Richland College Awarded Prestigious LEED® Platinum Green Building Certification
Richland College announced today that its 118,000-square-foot Sabine Hall science building has been awarded LEED® Platinum certification, established by the U.S. Green Building Council (USGBC) and verified by the Green Building Certification Institute (GBCI). LEED (Leadership in Energy and Environmental Design) is the nation’s preeminent program for the design, construction and operation of high-performance green buildings.
Dr. Kay Eggleston, Richland College interim president, stated, “We are extremely pleased to have earned this LEED-Platinum distinction, as Richland College is continuously committed to reducing its carbon footprint and to exercising leadership in the community by modeling ways to minimize global warming emissions to its students, faculty, staff and the surrounding community.”
This commitment is evident in the $40 million, 118,000-square-foot facility that houses Richland’s science programs, labs, bookstore, coffee bar and conference rooms. The systems and operation of Sabine Hall function in ways that produce minimal impact to the environment and function in ways that are also eco-friendly and sustaining to the environment.
“With each new LEED-certified building, we get one step closer to USGBC’s vision of a sustainable-built environment within a generation,” said Rick Fedrizzi, president/CEO & founding chair, U.S. Green Building Council. “As the newest member of the LEED family of green buildings, Richland College is an important addition to the growing strength of the green building movement.”
LEED certification of Richland College’s science building was based on achieving 54 credits for green design and construction features that positively impact the project itself, as well as the broader community. Some of these features include:
• 57,000-gallon underground cistern to collect rainwater, roof run-off, and building condensate for landscape irrigation and toilet operation;
• bioswales of native plant material to filter and direct collected water to underground cistern;
• white reflective roof to minimize heat in the building during warmest periods of the year;
• light monitors and light shelves to harvest and direct sunlight in ways for building use that minimize energy use; and
• green roof terrace and green wall native plants to minimize heat in the building during warmest periods of the year.
For more information, contact Janet James, dean/executive assistant to the president, at Richland College, at 972-238-6974 or JJames@dcccd.edu.
U.S. Green Building Council
The Washington, D.C.-based U.S. Green Building Council is committed to a prosperous and sustainable future for our nation through cost-efficient and energy-saving green buildings.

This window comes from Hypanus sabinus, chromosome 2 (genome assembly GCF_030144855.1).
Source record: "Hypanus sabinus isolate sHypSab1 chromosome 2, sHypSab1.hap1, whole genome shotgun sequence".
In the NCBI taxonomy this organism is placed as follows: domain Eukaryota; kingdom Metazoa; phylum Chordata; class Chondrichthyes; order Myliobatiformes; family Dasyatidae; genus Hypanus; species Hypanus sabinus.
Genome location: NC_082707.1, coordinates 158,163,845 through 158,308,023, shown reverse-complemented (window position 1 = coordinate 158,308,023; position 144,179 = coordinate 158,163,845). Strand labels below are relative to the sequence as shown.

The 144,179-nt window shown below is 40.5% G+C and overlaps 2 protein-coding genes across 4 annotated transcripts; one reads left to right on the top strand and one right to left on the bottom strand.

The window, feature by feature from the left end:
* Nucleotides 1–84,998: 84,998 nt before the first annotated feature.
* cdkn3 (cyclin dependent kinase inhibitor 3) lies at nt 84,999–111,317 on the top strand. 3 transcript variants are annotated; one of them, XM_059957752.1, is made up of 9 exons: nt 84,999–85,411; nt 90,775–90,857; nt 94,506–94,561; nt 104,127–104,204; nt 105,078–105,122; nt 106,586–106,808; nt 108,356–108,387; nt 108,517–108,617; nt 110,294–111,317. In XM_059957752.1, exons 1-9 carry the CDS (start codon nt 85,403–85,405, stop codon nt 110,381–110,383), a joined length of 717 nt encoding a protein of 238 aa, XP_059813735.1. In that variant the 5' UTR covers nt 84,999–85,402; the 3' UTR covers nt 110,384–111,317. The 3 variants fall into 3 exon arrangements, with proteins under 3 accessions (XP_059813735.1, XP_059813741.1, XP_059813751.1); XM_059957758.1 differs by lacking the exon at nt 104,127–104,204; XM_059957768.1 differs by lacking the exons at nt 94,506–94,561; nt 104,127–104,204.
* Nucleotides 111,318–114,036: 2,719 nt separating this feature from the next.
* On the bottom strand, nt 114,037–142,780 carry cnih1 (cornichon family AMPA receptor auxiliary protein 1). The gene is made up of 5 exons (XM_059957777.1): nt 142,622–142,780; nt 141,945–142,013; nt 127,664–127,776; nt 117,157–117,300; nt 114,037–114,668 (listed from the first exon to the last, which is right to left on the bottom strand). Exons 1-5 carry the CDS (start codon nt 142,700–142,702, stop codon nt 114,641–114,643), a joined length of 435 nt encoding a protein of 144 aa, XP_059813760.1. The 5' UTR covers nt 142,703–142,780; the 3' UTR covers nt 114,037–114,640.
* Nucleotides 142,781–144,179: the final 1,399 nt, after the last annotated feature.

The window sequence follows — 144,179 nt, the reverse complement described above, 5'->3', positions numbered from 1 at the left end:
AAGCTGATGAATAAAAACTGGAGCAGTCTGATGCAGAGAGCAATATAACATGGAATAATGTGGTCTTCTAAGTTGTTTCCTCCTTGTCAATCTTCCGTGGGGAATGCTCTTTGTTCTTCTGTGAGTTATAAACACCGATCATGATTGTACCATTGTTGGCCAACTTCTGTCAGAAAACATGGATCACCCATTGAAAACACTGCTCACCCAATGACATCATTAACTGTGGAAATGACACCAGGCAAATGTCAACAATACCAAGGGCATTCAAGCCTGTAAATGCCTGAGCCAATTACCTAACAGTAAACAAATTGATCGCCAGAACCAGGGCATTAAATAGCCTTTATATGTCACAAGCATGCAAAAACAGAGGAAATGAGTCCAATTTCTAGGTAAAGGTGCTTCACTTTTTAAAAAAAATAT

With a community comprising 80 local affiliates, more than 18,000 member companies and organizations, and more than 167,000 LEED Professional Credential holders, USGBC is the driving force of an industry that is projected to contribute $554 billion to the U.S. gross domestic product from 2009-2013. USGBC leads an unlikely diverse constituency of builders and environmentalists, corporations and nonprofit organizations, elected officials and concerned citizens, and teachers and students.
Buildings in the United States are responsible for 39% of CO2 emissions, 40% of energy consumption, 13% water consumption and 15% of GDP per year, making green building a source of significant economic and environmental opportunity. Greater building efficiency can meet 85% of future U.S. demand for energy, and a national commitment to green building has the potential to generate 2.5 million American jobs.
The U.S. Green Building Council’s LEED green building certification system is the foremost program for the design, construction and operation of green buildings. Over 100,000 projects are currently participating in the LEED rating systems, comprising over 8 billion square feet of construction space in all 50 states and 114 countries.
By using less energy, LEED-certified buildings save money for families, businesses and taxpayers; reduce greenhouse gas emissions; and contribute to a healthier environment for residents, workers and the larger community.
USGBC was co-founded by current President and CEO Rick Fedrizzi, who spent 25 years as a Fortune 500 executive. Under his 15-year leadership, the organization has become the preeminent green building, membership, policy, standards, influential, education and research organization in the nation.
For more information, visit www.usgbc.org.